Durban – A KwaZulu-Natal veterinarian has cautioned pet owners to take steps to prevent their dogs from eating poisoned food left by robbers planning to pounce on their homes.
Speaking after treating two Pit Bull Terriers who were targeted with an acidic spray in a La Lucia house robbery, Dr Yonela Nkubungu said it is not uncommon for pets to be caught up in robberies.
On Friday night, the two Pit Bull Terriers had to be treated at the Ashburne Veterinary Clinic after their owners came home to find their gate open and their house robbed.
Marshall Security said one of the dogs had been injured during the break-in. Electronic equipment and a TV was stolen.
Nkubungu said that on further inspection, it appeared that the dogs had been sprayed with an acid-like substance that could have been vinegar.
One dog's eye had to be treated for conjunctivitis caused by the spray, and both dogs were treated for poisoning as a precaution.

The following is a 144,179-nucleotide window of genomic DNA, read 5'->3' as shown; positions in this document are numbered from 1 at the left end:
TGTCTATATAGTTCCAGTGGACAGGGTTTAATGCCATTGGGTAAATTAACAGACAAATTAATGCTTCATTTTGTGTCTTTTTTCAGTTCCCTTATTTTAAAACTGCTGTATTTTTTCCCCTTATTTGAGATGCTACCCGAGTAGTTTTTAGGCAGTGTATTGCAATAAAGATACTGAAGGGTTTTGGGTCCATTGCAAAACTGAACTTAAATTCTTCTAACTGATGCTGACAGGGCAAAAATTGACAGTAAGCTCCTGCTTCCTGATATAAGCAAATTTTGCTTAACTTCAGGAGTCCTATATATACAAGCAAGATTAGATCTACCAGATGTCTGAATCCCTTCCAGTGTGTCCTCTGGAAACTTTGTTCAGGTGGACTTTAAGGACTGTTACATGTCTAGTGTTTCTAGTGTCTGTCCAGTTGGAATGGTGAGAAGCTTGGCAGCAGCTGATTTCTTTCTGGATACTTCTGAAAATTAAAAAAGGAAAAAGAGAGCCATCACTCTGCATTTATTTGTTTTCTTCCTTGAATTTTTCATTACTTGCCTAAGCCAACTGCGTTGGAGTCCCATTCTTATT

Nkubungu said it was not uncommon for dogs to be targeted before a robbery.
In this case, the Pit Bull Terriers appeared not to have been poisoned, but in many cases, animals are fed tainted food before the robbers move in.
And while the animals are at the vet for treatment, the robbers swoop.
This was why it was important to make sure pets did not accept food from strangers, he advised.
He stressed the importance of establishing and keeping the link that tells a dog who to accept food from.
"Feed the dog at specific times in the morning and the afternoon," advised Nkubungu.
"Don't just fill a bowl and let the dog find the food. Establish a definite link between yourself and the food," he said.